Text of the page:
Affordable Access

Access to the full text

Age and growth of Astarte borealis (Bivalvia) from the southwestern Baltic Sea using secondary ion mass spectrometry

Authors
  • Moss, David K.1
  • Surge, Donna2
  • Zettler, Michael L.3
  • Orland, Ian J.4, 4
  • Burnette, Alex2
  • Fancher, Abby2
  • 1 Sam Houston State University, Huntsville, TX, 77431, USA , Huntsville (United States)
  • 2 University of North Carolina, Chapel Hill, NC, 27599, USA , Chapel Hill (United States)
  • 3 Leibniz-Institute for Baltic Sea Research, Rostock, Germany , Rostock (Germany)
  • 4 University of Wisconsin-Madison, Madison, WI, USA , Madison (United States)
Type
Published Article
Journal
Marine Biology
Publisher
Springer-Verlag
Publication Date
Jul 24, 2021
Volume
168
Issue
8
Identifiers
DOI: 10.1007/s00227-021-03935-7
Source
Springer Nature
Disciplines
  • Original Paper
License
Yellow

Abstract

Traditional isotope sclerochronology employing isotope ratio mass spectrometry has been used for decades to determine the periodicity of growth increment formation in marine organisms with accretionary growth. Despite its well-demonstrated capabilities, it is not without limitation. The most significant of these being the volume of carbonate powder required for analysis with conventional drill-sampling techniques, which limit sampling to early in ontogeny when growth is fast or to species that reach relatively large sizes. In species like Astarte borealis (Schumacher, 1817), a common component of Arctic boreal seas, traditional methods of increment analysis are difficult, because the species is typically long-lived, slow growing, and forms extremely narrowly spaced growth increments. Here, we use Secondary Ion Mass Spectrometry (SIMS) to analyze δ18O in 10-μm-diameter spots and resolve the seasonal timing of growth increment formation in Astarte borealis in the southeastern Baltic Sea. In the individaul sampled here, dark growth increments can form in either the fall, winter, or spring. Furthermore, growth increment data from two populations (RFP3S = 54.7967° N, 12.38787° E; WA = 54.86775° N, 14.09832° E) indicate that in the Baltic Sea, A. borealis is moderately long-lived (at least 43 years) and slow growing (von Bertalanffy k values 0.08 and 0.06). Our results demonstrate the potential of A. borealis to be a recorder of Baltic Sea seasonality over the past century using both live- and dead-collected shells, and also the ability of SIMS analysis to broaden the spectrum of bivalves used in sclerocrhonological work.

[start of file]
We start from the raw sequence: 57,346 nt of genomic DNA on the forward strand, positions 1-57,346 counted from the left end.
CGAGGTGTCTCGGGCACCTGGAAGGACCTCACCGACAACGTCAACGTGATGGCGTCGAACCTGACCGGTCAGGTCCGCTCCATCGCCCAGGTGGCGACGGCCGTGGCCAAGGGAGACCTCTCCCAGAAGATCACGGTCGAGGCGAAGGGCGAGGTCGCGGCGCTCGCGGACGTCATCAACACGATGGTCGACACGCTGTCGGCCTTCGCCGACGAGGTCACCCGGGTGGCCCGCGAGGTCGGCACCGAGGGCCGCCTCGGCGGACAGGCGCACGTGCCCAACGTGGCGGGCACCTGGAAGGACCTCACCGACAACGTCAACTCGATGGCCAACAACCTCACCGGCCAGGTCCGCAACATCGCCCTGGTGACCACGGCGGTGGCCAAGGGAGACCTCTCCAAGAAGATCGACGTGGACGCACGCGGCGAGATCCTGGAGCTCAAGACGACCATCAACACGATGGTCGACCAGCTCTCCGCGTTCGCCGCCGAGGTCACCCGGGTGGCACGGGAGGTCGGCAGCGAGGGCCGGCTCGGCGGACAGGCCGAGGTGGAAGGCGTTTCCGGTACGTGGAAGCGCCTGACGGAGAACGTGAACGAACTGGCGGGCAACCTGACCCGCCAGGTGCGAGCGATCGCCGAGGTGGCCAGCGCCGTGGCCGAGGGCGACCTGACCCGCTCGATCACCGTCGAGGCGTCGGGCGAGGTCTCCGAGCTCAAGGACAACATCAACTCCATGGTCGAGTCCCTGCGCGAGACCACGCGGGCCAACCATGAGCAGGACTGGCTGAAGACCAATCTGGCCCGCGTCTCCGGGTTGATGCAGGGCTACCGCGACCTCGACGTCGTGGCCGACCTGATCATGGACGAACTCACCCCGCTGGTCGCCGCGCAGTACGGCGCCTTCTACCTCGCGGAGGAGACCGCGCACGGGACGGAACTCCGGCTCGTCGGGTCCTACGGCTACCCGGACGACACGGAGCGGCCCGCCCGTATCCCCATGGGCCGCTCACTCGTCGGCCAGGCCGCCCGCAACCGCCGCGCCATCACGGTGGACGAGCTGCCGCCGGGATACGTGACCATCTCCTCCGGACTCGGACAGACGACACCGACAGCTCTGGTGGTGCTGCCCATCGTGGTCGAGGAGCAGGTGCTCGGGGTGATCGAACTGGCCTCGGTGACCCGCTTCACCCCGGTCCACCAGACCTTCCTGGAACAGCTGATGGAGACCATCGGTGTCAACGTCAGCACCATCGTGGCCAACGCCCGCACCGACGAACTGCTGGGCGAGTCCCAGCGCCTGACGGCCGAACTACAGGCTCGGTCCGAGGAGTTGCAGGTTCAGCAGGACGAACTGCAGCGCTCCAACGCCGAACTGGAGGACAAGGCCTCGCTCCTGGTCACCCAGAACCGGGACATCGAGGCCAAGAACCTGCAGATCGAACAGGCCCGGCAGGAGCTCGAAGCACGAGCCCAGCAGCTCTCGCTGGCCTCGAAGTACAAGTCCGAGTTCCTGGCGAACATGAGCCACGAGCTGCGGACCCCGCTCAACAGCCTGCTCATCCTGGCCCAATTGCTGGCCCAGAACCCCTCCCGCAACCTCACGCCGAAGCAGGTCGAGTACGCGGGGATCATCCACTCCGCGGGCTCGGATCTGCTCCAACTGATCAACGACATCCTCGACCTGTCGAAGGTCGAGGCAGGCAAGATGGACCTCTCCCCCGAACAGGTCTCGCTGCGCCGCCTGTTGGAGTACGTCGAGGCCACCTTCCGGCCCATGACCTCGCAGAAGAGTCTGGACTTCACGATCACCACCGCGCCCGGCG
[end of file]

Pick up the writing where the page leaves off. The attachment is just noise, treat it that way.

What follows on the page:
Report this publication

Statistics

Seen <100 times